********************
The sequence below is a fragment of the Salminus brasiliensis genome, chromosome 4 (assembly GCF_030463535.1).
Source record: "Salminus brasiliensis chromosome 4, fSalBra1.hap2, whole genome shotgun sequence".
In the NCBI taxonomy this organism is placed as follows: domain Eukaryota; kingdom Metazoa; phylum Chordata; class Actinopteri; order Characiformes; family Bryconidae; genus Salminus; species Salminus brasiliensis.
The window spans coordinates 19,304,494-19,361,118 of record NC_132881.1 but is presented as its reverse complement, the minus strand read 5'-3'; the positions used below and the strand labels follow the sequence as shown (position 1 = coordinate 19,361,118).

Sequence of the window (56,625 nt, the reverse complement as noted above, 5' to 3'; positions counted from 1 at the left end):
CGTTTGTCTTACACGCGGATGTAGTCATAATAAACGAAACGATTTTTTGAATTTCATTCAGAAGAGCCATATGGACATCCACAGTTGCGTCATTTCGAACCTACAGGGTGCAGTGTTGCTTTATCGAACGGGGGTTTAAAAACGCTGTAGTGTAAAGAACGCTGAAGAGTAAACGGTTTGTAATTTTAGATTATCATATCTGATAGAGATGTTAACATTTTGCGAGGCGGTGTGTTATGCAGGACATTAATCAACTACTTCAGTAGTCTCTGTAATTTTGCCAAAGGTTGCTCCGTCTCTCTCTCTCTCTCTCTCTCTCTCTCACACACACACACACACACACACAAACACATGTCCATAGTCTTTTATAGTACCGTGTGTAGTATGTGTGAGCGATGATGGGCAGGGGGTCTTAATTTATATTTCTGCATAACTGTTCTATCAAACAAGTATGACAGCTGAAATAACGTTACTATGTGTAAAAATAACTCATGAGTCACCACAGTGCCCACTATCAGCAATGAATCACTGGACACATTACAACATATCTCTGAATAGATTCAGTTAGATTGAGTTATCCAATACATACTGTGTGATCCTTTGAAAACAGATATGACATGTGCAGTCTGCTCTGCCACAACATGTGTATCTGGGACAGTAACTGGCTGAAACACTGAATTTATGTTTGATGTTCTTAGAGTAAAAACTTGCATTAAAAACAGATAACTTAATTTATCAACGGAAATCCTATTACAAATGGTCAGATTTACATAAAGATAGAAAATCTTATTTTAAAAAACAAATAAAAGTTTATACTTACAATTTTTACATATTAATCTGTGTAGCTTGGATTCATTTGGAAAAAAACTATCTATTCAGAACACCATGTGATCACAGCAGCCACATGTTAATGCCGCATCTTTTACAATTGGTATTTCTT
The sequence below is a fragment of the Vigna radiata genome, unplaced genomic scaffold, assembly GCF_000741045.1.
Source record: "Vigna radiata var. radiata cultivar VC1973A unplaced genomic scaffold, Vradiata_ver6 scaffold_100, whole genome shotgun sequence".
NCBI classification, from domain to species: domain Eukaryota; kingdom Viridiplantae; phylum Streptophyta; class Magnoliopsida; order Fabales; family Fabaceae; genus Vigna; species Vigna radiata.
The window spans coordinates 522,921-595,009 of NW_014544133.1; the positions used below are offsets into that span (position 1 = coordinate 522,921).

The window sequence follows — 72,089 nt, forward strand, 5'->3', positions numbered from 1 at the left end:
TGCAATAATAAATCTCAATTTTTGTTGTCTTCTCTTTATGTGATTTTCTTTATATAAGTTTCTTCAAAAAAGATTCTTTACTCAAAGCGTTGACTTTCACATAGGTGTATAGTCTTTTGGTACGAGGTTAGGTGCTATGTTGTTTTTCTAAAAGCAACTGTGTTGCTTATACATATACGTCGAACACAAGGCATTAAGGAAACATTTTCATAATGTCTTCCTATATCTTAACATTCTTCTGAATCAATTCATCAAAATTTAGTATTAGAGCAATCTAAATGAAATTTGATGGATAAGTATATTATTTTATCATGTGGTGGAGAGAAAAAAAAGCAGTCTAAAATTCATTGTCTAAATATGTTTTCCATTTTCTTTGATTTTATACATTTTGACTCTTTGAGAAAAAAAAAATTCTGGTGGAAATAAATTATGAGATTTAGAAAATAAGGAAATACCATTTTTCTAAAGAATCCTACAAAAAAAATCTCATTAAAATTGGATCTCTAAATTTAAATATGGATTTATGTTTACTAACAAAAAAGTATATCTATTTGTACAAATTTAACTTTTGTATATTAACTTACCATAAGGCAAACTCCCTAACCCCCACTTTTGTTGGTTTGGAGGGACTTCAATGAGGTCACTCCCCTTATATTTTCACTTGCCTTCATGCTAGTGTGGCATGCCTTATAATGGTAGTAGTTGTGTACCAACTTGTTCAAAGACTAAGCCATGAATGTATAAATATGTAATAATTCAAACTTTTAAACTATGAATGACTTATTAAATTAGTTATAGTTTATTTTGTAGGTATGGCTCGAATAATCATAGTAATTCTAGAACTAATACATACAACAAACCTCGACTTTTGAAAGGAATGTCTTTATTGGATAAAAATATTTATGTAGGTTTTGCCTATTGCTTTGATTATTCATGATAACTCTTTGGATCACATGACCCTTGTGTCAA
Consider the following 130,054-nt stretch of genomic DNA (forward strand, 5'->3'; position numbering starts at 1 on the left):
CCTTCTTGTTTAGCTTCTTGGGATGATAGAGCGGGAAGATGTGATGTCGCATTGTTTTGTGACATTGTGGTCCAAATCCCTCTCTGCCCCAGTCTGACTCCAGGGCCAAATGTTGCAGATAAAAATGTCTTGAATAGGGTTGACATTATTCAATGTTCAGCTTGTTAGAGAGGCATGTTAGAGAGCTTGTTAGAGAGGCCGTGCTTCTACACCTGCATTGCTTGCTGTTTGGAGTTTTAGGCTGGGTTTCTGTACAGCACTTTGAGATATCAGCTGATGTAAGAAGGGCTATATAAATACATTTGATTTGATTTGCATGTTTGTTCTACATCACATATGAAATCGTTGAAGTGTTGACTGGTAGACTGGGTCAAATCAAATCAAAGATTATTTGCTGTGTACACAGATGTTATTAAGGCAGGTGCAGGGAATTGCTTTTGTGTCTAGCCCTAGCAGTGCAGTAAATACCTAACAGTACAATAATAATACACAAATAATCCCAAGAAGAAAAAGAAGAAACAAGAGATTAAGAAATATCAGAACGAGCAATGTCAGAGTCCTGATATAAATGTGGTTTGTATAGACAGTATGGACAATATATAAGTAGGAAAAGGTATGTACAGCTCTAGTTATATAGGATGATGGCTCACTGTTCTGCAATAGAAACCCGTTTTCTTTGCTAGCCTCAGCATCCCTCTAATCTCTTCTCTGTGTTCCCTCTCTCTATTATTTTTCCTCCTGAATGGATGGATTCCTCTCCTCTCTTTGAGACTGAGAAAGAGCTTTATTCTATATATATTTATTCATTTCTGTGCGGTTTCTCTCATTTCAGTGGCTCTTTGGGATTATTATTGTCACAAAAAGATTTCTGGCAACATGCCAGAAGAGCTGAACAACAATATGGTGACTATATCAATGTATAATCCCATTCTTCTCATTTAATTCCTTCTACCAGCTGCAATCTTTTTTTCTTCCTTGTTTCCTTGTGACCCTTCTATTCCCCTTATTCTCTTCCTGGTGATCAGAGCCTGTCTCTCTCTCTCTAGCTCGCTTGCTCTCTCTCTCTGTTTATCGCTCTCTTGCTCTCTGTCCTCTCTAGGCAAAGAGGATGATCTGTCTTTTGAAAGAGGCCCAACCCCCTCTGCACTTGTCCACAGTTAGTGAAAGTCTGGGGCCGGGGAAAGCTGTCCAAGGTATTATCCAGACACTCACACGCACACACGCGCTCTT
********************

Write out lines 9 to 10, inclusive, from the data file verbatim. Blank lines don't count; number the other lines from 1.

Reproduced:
NCBI classification, from domain to species: domain Eukaryota; kingdom Viridiplantae; phylum Streptophyta; class Magnoliopsida; order Fabales; family Fabaceae; genus Vigna; species Vigna radiata.
The window spans coordinates 522,921-595,009 of NW_014544133.1; the positions used below are offsets into that span (position 1 = coordinate 522,921).